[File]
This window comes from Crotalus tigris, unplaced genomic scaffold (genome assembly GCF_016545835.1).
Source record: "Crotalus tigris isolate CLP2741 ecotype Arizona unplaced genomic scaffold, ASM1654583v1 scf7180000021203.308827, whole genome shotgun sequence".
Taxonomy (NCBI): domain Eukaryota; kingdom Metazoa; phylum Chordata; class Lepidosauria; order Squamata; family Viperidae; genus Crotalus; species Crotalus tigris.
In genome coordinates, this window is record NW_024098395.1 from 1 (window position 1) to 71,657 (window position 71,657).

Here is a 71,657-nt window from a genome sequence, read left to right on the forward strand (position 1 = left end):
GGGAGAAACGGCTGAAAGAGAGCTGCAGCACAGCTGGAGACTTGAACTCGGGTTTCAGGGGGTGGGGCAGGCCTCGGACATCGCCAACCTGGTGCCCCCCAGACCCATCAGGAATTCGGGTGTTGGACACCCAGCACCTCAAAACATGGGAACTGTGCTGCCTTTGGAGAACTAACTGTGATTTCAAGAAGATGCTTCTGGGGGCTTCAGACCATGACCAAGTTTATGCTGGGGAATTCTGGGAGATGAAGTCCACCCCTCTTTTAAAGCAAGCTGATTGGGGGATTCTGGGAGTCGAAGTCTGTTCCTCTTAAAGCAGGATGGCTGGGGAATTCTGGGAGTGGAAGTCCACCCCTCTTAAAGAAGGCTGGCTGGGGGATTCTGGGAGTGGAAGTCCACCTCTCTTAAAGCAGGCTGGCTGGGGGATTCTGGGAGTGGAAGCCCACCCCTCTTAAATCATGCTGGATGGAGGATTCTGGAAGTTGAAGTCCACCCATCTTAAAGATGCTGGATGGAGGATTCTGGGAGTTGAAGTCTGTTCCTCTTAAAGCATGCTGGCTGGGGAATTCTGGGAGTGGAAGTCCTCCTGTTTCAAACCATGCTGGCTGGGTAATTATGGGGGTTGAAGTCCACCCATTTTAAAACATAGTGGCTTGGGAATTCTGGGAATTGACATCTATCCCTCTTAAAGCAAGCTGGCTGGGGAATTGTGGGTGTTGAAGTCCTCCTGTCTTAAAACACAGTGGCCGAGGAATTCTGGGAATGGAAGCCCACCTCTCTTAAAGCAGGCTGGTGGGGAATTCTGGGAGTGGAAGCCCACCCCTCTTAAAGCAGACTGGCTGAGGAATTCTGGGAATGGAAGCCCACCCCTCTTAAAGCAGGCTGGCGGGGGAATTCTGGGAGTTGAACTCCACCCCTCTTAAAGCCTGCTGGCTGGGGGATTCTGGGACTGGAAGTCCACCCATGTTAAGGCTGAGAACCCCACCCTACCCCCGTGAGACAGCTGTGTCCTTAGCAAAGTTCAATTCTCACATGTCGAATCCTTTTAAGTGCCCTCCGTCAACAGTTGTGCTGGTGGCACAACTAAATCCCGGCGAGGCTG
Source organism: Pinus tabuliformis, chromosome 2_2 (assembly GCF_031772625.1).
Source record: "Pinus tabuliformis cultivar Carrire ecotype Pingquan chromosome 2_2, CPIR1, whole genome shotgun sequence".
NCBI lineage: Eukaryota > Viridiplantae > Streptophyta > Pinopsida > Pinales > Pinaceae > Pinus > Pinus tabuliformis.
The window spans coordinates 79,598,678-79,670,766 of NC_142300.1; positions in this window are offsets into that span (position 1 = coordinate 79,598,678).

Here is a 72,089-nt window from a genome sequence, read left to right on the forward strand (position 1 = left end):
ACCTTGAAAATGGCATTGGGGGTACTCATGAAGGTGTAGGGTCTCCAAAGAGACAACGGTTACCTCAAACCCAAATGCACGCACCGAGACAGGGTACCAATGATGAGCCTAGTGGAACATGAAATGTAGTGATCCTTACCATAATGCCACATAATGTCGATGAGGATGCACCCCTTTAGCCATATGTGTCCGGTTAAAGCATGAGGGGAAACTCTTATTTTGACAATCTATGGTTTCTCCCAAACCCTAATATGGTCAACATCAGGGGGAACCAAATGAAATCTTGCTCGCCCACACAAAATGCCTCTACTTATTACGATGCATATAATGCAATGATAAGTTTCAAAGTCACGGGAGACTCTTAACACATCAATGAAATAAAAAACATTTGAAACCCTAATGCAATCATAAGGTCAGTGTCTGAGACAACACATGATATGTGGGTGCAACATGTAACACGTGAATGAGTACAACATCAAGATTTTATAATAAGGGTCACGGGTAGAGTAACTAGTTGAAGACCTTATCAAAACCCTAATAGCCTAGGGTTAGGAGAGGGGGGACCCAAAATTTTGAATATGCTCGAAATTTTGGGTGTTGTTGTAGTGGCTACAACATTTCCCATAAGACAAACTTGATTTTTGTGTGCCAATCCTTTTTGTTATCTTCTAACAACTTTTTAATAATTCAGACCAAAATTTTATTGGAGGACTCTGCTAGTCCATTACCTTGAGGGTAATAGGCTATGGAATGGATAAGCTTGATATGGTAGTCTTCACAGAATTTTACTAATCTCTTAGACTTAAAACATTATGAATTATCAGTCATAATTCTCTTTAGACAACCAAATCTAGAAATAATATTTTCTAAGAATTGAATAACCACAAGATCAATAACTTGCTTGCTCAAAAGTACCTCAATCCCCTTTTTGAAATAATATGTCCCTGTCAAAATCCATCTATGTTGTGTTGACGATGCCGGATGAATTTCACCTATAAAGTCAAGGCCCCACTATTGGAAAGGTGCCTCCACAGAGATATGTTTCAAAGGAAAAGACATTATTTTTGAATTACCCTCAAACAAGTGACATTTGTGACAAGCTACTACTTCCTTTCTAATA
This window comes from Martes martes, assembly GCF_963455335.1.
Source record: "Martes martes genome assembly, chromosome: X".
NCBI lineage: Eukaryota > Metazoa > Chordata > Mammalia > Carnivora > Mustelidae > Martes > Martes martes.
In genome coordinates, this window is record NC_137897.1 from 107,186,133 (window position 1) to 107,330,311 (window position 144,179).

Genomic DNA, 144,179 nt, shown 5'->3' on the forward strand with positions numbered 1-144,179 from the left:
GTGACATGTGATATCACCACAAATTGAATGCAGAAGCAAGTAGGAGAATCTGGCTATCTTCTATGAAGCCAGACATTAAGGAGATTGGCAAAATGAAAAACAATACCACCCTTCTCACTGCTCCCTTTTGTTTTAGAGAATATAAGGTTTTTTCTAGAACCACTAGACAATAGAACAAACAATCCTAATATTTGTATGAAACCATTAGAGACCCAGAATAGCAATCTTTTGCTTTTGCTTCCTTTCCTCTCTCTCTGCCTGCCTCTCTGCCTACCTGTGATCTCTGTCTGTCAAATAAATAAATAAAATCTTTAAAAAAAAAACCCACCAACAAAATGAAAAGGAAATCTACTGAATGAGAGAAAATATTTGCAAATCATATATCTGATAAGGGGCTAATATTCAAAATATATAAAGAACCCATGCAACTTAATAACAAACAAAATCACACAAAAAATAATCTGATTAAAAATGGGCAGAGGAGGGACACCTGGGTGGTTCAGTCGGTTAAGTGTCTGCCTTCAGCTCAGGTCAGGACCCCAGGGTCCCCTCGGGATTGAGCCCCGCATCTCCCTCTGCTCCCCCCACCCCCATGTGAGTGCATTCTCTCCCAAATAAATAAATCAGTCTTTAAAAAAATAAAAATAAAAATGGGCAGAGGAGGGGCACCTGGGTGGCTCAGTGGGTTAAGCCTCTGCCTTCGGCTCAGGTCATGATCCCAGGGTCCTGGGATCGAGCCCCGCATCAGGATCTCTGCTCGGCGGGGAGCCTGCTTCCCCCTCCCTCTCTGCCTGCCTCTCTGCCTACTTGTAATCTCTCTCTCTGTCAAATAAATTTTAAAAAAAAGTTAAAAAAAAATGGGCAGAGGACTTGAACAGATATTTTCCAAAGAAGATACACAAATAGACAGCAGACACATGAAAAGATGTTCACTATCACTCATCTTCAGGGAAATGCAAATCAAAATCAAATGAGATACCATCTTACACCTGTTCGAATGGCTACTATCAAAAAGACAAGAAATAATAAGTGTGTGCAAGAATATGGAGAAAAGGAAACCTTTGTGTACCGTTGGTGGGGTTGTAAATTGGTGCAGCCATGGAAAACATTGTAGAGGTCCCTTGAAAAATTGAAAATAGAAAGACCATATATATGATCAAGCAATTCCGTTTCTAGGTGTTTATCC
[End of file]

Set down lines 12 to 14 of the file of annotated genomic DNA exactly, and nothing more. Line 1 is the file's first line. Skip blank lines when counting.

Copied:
ACCTTGAAAATGGCATTGGGGGTACTCATGAAGGTGTAGGGTCTCCAAAGAGACAACGGTTACCTCAAACCCAAATGCACGCACCGAGACAGGGTACCAATGATGAGCCTAGTGGAACATGAAATGTAGTGATCCTTACCATAATGCCACATAATGTCGATGAGGATGCACCCCTTTAGCCATATGTGTCCGGTTAAAGCATGAGGGGAAACTCTTATTTTGACAATCTATGGTTTCTCCCAAACCCTAATATGGTCAACATCAGGGGGAACCAAATGAAATCTTGCTCGCCCACACAAAATGCCTCTACTTATTACGATGCATATAATGCAATGATAAGTTTCAAAGTCACGGGAGACTCTTAACACATCAATGAAATAAAAAACATTTGAAACCCTAATGCAATCATAAGGTCAGTGTCTGAGACAACACATGATATGTGGGTGCAACATGTAACACGTGAATGAGTACAACATCAAGATTTTATAATAAGGGTCACGGGTAGAGTAACTAGTTGAAGACCTTATCAAAACCCTAATAGCCTAGGGTTAGGAGAGGGGGGACCCAAAATTTTGAATATGCTCGAAATTTTGGGTGTTGTTGTAGTGGCTACAACATTTCCCATAAGACAAACTTGATTTTTGTGTGCCAATCCTTTTTGTTATCTTCTAACAACTTTTTAATAATTCAGACCAAAATTTTATTGGAGGACTCTGCTAGTCCATTACCTTGAGGGTAATAGGCTATGGAATGGATAAGCTTGATATGGTAGTCTTCACAGAATTTTACTAATCTCTTAGACTTAAAACATTATGAATTATCAGTCATAATTCTCTTTAGACAACCAAATCTAGAAATAATATTTTCTAAGAATTGAATAACCACAAGATCAATAACTTGCTTGCTCAAAAGTACCTCAATCCCCTTTTTGAAATAATATGTCCCTGTCAAAATCCATCTATGTTGTGTTGACGATGCCGGATGAATTTCACCTATAAAGTCAAGGCCCCACTATTGGAAAGGTGCCTCCACAGAGATATGTTTCAAAGGAAAAGACATTATTTTTGAATTACCCTCAAACAAGTGACATTTGTGACAAGCTACTACTTCCTTTCTAATA
This window comes from Martes martes, assembly GCF_963455335.1.
Source record: "Martes martes genome assembly, chromosome: X".